Astronomy Picture of the Day
October 21, 2013

Kosho Crater: the Central Peak (EDM)
Kosho Crater: the Central Peak (EDM)

Credits: NASA/Johns Hopkins University Applied Physics Laboratory/Carnegie Institution of Washington and Dr Paolo C. Fienga/LXTT/IPF for the additional process. and color.

This Extra Detail Magnification (or "EDM" for short) has been obtained by a NASA - MESSENGER Spacecraft's picture taken on September, 17, 2013, and it shows us the Complex and extremely unusually-looking Central Peak of the Mercurian Impact Crater named "Kosho" (a Crater which sits in a relatively high Latitude of Mercury's Northern Hemisphere). Kosho Crater, which is approx. 65 Km (such as ~ 40,36 miles) in diameter, is a Complex Crater characterized, as we mentioned herebefore (and as you can easily notice by yourself), by a very peculiar and really pointed Central Peak that, if you look closer, shows a long and - relatively large - Latitudinal Crack that goes all the way through the bottom to the top of the Peak itself.


As a matter of fact, the long shadow projected by the Peak, which is so well visible in this image EDM, is due to the fact that the Sun was VERY low on the Local Horizon - only 6,7° - at the time when the picture was taken; as a consequence of such an Illumination Geometry, the shape and dimensions of the Peak - which is approximately 2 Km (such as ~ 1,24 miles) high - got dramatically accentuated.


The Impact Mechanics that caused such a peculiar Construct are still unknown, but we, as IPF, believe that there could be at least 3 (three) reasonable explanations to be taken into account during an attempt to the explain this Feature: the first possibility to consider, relates to the verifcation, in a very far and distant (let's say, remote) past of Mercury, of a large magnitude's Tectonic Event which caused the Peak to fracture; the second one, could be found in the action of a single and extremely strong (or, maybe, by a series of intense) Seismic Wave(s) which affected the entire Region. The last possibility, then, is that the fracturing of the Peak was a consequence of a single and powerful (or, even in this case, by a series of intense) Shock Wave/s that reached the area that is now being investigated, after the verification of another significant (in terms of Magnitude) Impact Event that occurred in the proximities of Kosho Crater. Of course, all these three posiibilities may be wrong and, we know it very well, what actually caused the Central Peak of Kosho Crater to (litterally) "split" may remain a mistery that shall never be solved.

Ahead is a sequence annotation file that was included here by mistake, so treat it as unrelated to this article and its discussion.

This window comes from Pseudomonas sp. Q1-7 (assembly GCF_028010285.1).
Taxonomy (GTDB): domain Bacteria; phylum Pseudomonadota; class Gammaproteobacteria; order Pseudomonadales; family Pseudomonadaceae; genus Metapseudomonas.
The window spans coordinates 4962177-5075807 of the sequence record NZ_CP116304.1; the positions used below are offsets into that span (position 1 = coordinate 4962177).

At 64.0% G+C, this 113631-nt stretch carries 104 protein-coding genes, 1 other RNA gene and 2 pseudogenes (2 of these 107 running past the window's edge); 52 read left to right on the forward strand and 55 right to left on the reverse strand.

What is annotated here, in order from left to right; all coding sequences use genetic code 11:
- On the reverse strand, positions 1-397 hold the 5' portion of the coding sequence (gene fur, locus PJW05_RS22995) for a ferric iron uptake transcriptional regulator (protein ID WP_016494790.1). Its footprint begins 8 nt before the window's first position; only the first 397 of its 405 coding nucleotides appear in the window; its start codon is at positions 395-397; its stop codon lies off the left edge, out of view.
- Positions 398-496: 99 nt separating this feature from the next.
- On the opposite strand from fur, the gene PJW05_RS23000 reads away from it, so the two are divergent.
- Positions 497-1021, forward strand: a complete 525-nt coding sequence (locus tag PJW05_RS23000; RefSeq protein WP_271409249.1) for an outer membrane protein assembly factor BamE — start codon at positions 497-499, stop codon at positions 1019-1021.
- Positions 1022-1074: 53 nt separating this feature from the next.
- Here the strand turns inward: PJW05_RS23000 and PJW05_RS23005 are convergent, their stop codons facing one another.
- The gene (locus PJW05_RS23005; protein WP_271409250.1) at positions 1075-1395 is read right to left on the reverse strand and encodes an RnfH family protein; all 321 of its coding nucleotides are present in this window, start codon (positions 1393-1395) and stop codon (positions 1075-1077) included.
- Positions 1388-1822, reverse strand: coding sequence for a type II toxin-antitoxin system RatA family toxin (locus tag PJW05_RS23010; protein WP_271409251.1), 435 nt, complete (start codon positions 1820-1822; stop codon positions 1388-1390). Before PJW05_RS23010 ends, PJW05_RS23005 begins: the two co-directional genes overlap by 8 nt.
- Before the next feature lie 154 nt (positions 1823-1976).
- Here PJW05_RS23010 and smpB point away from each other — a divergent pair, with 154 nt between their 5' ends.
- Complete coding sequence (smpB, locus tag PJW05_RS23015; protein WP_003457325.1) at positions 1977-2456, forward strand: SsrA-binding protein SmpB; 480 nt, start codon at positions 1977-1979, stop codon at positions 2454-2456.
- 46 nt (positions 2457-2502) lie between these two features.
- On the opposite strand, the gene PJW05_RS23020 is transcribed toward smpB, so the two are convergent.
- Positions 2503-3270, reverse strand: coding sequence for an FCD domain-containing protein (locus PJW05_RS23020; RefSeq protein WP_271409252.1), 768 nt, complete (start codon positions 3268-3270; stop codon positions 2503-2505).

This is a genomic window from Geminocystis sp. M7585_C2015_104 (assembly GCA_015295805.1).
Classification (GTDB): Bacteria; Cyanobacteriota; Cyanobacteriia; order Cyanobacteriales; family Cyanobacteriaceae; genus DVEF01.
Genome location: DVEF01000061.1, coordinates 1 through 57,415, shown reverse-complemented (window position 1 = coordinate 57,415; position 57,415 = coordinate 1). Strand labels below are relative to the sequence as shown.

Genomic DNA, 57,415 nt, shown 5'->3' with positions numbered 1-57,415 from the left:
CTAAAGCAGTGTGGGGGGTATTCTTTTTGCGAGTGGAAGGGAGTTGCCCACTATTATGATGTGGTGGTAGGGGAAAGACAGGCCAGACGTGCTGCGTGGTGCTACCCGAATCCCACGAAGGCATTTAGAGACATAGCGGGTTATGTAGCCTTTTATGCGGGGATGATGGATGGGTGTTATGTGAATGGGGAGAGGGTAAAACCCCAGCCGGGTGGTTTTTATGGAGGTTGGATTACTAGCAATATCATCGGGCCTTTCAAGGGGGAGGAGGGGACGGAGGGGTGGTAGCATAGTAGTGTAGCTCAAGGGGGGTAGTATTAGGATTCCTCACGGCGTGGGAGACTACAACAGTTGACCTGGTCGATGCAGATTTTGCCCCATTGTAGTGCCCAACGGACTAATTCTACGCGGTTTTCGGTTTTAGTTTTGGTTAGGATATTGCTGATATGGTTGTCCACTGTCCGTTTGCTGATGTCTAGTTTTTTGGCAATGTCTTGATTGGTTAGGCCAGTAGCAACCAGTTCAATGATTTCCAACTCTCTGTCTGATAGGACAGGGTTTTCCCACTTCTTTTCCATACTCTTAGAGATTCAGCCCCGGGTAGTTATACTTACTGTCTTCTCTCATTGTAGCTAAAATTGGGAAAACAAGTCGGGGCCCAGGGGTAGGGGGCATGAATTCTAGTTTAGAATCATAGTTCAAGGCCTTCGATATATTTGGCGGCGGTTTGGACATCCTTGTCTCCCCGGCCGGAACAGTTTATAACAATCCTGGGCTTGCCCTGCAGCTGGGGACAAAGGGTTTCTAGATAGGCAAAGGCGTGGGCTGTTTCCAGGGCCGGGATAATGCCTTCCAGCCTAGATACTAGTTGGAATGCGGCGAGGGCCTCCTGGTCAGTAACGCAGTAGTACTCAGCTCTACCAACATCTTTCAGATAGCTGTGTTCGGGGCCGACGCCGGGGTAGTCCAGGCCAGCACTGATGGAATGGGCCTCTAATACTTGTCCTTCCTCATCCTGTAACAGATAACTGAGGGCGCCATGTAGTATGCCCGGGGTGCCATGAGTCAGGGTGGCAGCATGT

Date acquired: September, 17th, 2013
Image Mission Elapsed Time (MET): 21703926
Image ID: 4836915
Instrument: Wide Angle Camera (WAC) of the Mercury Dual Imaging System (MDIS)
Center Latitude: 60,01° North
Center Longitude: 220,20° East
Solar Incidence Angle: 83,3° (meaning that the Sun, at the time that the picture was taken, was about 6,7° above the imaged Local Mercurian Horizon)
Emission Angle: 55,3°
Sun-Mercury-Messenger (or "Phase") Angle: 28,0°


This picture (which is a crop taken from an Original NASA - MESSENGER Spacecraft's b/w and Map-Projected image published on the NASA - Planetary Photojournal with the ID n. PIA 17529) has been additionally processed, contrast enhanced, furtherly magnified to aid the visibility of the details and then colorized in Absolute Natural Colors (such as the colors that a human eye would actually perceive if someone were onboard the NASA - MESSENGER Spacecraft and then looked down, towards the Surface of Mercury), by using an original technique created - and, in time, dramatically improved - by the Lunar Explorer Italia Team. Different colors, as well as different shades of the same color, mean, among other things, the existence of different Elements (Minerals) present on the Surface of Mercury, each having a different Albedo (---> Reflectivity) and Chemical Composition.



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